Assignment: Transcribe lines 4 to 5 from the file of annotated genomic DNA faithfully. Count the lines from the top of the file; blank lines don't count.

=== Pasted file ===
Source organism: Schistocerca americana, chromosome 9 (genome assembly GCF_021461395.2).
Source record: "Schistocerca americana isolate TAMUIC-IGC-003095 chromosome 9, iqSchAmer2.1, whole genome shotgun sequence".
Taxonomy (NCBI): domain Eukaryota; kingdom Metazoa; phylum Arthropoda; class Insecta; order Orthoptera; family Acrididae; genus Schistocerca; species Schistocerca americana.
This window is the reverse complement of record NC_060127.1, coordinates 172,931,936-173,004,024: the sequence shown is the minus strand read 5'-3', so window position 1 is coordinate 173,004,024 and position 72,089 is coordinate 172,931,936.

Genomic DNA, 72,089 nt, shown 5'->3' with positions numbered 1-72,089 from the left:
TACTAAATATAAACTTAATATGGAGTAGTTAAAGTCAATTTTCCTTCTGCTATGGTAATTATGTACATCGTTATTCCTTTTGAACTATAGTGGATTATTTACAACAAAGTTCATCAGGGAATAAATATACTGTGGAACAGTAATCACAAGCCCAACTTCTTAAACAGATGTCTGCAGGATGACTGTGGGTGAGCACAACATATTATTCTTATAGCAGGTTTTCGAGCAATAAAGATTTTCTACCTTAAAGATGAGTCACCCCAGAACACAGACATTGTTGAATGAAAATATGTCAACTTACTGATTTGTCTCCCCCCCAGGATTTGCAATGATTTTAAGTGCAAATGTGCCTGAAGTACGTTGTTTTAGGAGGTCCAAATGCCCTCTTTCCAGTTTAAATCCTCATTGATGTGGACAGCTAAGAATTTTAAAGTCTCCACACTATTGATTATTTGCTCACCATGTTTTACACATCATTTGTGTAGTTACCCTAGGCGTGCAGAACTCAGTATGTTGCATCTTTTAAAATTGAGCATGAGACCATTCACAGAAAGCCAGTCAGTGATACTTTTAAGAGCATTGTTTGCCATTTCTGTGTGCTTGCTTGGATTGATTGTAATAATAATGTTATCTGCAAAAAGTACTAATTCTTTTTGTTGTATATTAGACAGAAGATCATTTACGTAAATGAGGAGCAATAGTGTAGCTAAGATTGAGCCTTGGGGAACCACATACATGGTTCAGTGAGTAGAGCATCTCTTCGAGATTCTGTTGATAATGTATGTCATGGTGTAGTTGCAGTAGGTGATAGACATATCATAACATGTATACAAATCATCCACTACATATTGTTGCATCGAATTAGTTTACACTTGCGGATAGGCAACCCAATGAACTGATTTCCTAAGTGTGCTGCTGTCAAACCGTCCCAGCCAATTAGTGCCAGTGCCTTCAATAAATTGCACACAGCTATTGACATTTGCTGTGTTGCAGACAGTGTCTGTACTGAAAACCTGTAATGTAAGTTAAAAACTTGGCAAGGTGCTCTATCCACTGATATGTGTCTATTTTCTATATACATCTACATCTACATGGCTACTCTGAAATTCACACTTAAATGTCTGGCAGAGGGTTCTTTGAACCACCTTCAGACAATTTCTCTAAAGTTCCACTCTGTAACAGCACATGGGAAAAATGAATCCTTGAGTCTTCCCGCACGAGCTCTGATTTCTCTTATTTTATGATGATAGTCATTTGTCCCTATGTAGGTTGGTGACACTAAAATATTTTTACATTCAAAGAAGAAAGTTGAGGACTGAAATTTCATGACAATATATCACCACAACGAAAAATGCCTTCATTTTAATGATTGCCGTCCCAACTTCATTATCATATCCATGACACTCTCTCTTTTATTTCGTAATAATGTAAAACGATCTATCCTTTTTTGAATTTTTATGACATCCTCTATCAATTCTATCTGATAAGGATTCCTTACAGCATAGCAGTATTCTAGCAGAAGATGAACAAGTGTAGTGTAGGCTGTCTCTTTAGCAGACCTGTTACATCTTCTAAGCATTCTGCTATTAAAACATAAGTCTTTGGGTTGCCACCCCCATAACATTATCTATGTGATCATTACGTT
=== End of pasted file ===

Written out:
This window is the reverse complement of record NC_060127.1, coordinates 172,931,936-173,004,024: the sequence shown is the minus strand read 5'-3', so window position 1 is coordinate 173,004,024 and position 72,089 is coordinate 172,931,936.

Genomic DNA, 72,089 nt, shown 5'->3' with positions numbered 1-72,089 from the left: